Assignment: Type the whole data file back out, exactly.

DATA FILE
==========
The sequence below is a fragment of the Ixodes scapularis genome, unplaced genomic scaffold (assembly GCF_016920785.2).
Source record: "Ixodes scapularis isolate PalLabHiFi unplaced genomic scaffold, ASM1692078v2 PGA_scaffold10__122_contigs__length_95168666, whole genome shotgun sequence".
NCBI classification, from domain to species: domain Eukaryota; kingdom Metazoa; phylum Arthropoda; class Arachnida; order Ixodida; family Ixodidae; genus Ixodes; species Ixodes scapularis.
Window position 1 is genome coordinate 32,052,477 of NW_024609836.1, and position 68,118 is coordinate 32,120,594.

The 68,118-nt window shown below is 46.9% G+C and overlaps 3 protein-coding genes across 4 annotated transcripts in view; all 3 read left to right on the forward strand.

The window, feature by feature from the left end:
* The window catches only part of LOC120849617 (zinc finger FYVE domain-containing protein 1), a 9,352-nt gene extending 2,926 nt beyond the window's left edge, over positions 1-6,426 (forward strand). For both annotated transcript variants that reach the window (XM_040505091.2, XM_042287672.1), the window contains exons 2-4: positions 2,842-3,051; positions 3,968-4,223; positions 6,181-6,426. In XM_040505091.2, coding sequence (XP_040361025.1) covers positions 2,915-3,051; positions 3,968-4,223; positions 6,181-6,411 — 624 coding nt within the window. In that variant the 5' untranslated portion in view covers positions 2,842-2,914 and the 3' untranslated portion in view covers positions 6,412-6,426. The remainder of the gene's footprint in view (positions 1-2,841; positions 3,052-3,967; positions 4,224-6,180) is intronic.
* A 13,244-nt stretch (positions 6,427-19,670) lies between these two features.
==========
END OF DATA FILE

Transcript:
The sequence below is a fragment of the Ixodes scapularis genome, unplaced genomic scaffold (assembly GCF_016920785.2).
Source record: "Ixodes scapularis isolate PalLabHiFi unplaced genomic scaffold, ASM1692078v2 PGA_scaffold10__122_contigs__length_95168666, whole genome shotgun sequence".
NCBI classification, from domain to species: domain Eukaryota; kingdom Metazoa; phylum Arthropoda; class Arachnida; order Ixodida; family Ixodidae; genus Ixodes; species Ixodes scapularis.
Window position 1 is genome coordinate 32,052,477 of NW_024609836.1, and position 68,118 is coordinate 32,120,594.

The 68,118-nt window shown below is 46.9% G+C and overlaps 3 protein-coding genes across 4 annotated transcripts in view; all 3 read left to right on the forward strand.

The window, feature by feature from the left end:
* The window catches only part of LOC120849617 (zinc finger FYVE domain-containing protein 1), a 9,352-nt gene extending 2,926 nt beyond the window's left edge, over positions 1-6,426 (forward strand). For both annotated transcript variants that reach the window (XM_040505091.2, XM_042287672.1), the window contains exons 2-4: positions 2,842-3,051; positions 3,968-4,223; positions 6,181-6,426. In XM_040505091.2, coding sequence (XP_040361025.1) covers positions 2,915-3,051; positions 3,968-4,223; positions 6,181-6,411 — 624 coding nt within the window. In that variant the 5' untranslated portion in view covers positions 2,842-2,914 and the 3' untranslated portion in view covers positions 6,412-6,426. The remainder of the gene's footprint in view (positions 1-2,841; positions 3,052-3,967; positions 4,224-6,180) is intronic.
* A 13,244-nt stretch (positions 6,427-19,670) lies between these two features.